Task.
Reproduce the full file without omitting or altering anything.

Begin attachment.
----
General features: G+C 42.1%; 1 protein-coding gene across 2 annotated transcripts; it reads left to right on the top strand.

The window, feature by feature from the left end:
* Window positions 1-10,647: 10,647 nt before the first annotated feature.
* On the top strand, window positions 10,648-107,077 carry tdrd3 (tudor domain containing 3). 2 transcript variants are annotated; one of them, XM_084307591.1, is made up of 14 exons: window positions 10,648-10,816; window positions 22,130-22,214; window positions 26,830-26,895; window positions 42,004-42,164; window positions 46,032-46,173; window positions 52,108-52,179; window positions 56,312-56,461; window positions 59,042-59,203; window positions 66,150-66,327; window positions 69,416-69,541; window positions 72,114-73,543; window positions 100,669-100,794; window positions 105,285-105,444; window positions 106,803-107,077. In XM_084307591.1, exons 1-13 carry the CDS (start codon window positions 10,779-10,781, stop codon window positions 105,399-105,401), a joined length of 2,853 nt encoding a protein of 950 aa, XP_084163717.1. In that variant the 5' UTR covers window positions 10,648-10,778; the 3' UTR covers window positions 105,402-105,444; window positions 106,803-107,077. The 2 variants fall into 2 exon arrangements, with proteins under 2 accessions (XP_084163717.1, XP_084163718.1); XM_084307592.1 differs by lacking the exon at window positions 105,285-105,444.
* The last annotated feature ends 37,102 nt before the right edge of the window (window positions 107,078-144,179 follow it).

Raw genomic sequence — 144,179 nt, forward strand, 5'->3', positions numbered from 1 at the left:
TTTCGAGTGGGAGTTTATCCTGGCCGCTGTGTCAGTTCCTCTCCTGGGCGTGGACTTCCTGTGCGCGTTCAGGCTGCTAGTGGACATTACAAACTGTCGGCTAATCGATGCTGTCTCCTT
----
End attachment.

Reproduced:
General features: G+C 42.1%; 1 protein-coding gene across 2 annotated transcripts; it reads left to right on the top strand.

The window, feature by feature from the left end:
* Window positions 1-10,647: 10,647 nt before the first annotated feature.
* On the top strand, window positions 10,648-107,077 carry tdrd3 (tudor domain containing 3). 2 transcript variants are annotated; one of them, XM_084307591.1, is made up of 14 exons: window positions 10,648-10,816; window positions 22,130-22,214; window positions 26,830-26,895; window positions 42,004-42,164; window positions 46,032-46,173; window positions 52,108-52,179; window positions 56,312-56,461; window positions 59,042-59,203; window positions 66,150-66,327; window positions 69,416-69,541; window positions 72,114-73,543; window positions 100,669-100,794; window positions 105,285-105,444; window positions 106,803-107,077. In XM_084307591.1, exons 1-13 carry the CDS (start codon window positions 10,779-10,781, stop codon window positions 105,399-105,401), a joined length of 2,853 nt encoding a protein of 950 aa, XP_084163717.1. In that variant the 5' UTR covers window positions 10,648-10,778; the 3' UTR covers window positions 105,402-105,444; window positions 106,803-107,077. The 2 variants fall into 2 exon arrangements, with proteins under 2 accessions (XP_084163717.1, XP_084163718.1); XM_084307592.1 differs by lacking the exon at window positions 105,285-105,444.
* The last annotated feature ends 37,102 nt before the right edge of the window (window positions 107,078-144,179 follow it).

Raw genomic sequence — 144,179 nt, forward strand, 5'->3', positions numbered from 1 at the left:
TTTCGAGTGGGAGTTTATCCTGGCCGCTGTGTCAGTTCCTCTCCTGGGCGTGGACTTCCTGTGCGCGTTCAGGCTGCTAGTGGACATTACAAACTGTCGGCTAATCGATGCTGTCTCCTT